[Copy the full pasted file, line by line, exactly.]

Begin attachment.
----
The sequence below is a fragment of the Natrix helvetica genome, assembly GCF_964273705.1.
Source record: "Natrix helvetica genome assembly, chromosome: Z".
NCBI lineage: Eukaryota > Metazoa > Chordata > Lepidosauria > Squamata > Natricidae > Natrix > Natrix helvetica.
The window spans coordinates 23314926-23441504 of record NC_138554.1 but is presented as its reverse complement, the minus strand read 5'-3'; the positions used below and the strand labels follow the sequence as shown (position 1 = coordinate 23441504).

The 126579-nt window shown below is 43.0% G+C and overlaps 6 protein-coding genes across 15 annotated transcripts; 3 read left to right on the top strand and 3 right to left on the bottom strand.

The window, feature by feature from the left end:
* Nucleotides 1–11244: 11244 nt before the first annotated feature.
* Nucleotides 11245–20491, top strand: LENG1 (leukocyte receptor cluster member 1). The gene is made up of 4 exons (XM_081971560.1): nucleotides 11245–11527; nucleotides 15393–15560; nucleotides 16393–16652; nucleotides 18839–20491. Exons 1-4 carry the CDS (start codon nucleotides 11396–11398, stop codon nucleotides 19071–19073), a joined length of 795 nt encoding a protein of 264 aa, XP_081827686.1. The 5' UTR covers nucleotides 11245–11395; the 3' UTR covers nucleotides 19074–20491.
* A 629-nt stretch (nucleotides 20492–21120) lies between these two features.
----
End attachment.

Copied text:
The sequence below is a fragment of the Natrix helvetica genome, assembly GCF_964273705.1.
Source record: "Natrix helvetica genome assembly, chromosome: Z".
NCBI lineage: Eukaryota > Metazoa > Chordata > Lepidosauria > Squamata > Natricidae > Natrix > Natrix helvetica.
The window spans coordinates 23314926-23441504 of record NC_138554.1 but is presented as its reverse complement, the minus strand read 5'-3'; the positions used below and the strand labels follow the sequence as shown (position 1 = coordinate 23441504).

The 126579-nt window shown below is 43.0% G+C and overlaps 6 protein-coding genes across 15 annotated transcripts; 3 read left to right on the top strand and 3 right to left on the bottom strand.

The window, feature by feature from the left end:
* Nucleotides 1–11244: 11244 nt before the first annotated feature.
* Nucleotides 11245–20491, top strand: LENG1 (leukocyte receptor cluster member 1). The gene is made up of 4 exons (XM_081971560.1): nucleotides 11245–11527; nucleotides 15393–15560; nucleotides 16393–16652; nucleotides 18839–20491. Exons 1-4 carry the CDS (start codon nucleotides 11396–11398, stop codon nucleotides 19071–19073), a joined length of 795 nt encoding a protein of 264 aa, XP_081827686.1. The 5' UTR covers nucleotides 11245–11395; the 3' UTR covers nucleotides 19074–20491.
* A 629-nt stretch (nucleotides 20492–21120) lies between these two features.